Honorable Jane Nelson, Chair, Senate Committee on Health & Human Services
John S. O'Brien, Director, Legislative Budget Board
HB2827 by Taylor (Relating to rules regarding anaphylaxis treatment provided by emergency medical services personnel.), As Engrossed
The bill would amend the Health and Safety Code to remove the requirement that emergency medical services (EMS) personnel must be certified as an emergency medical technician or higher to be authorized to carry and administer an epinephrine auto-injector device. Instead, provisions of the bill would stipulate that a licensed physician acting as a medical director for the EMS may restrict the use and administration of such devices to certain EMS personnel.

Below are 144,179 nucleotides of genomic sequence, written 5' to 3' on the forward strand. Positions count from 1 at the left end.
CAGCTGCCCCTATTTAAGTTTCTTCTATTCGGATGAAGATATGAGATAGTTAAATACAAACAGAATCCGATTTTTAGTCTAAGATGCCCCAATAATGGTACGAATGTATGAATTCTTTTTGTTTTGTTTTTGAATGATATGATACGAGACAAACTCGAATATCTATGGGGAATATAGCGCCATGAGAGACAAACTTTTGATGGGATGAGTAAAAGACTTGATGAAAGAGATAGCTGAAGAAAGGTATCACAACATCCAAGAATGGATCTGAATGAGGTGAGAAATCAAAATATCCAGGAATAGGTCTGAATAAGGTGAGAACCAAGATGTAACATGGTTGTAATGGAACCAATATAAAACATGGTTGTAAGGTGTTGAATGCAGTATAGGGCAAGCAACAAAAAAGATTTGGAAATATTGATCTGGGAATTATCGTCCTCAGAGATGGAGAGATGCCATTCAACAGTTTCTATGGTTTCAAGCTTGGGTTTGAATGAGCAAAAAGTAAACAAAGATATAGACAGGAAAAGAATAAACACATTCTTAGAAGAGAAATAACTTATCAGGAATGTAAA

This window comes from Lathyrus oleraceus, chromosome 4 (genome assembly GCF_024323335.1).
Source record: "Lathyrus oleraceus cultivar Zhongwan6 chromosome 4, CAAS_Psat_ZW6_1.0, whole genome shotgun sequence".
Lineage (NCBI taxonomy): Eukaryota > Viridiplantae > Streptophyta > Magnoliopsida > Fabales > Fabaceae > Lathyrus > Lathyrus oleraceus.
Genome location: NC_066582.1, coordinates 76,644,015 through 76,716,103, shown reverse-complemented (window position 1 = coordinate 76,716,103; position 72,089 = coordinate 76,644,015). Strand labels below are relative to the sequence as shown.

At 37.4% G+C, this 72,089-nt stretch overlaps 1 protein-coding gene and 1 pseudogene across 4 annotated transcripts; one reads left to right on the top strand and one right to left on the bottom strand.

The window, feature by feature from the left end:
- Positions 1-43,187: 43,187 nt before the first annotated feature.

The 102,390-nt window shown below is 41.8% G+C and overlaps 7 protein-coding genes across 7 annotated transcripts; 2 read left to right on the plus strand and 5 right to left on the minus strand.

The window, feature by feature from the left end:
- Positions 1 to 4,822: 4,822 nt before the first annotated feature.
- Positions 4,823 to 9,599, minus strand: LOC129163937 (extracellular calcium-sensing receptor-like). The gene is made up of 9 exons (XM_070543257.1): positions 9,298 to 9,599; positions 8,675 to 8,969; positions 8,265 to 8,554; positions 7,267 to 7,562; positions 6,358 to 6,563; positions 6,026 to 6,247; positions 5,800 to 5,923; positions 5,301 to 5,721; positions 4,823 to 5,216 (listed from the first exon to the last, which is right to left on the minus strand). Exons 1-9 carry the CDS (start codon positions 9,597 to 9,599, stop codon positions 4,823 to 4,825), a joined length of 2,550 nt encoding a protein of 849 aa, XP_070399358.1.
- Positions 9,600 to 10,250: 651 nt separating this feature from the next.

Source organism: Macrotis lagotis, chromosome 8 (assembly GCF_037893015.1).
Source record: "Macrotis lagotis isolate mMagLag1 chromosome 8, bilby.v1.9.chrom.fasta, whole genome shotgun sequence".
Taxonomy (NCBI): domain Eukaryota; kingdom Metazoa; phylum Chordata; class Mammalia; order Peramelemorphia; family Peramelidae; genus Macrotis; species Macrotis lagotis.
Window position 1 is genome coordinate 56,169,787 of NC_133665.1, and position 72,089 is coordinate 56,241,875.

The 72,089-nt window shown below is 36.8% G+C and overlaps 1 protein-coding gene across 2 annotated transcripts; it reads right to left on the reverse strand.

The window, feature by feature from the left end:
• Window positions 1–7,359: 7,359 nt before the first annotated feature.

The bill would amend the Health and Safety Code to require the Texas Board of Health, when adopting minimum standards for emergency medical services that an EMS vehicle be equipped with an epinephrine auto-injector or similar device to treat anaphylaxis and that EMS personnel complete continuing education training in the administration of anaphylaxis treatment.
The bill would take effect immediately if it were to receive the required two-thirds vote in each house; otherwise, it would take effect September 1, 2007.
JOB, CL, DB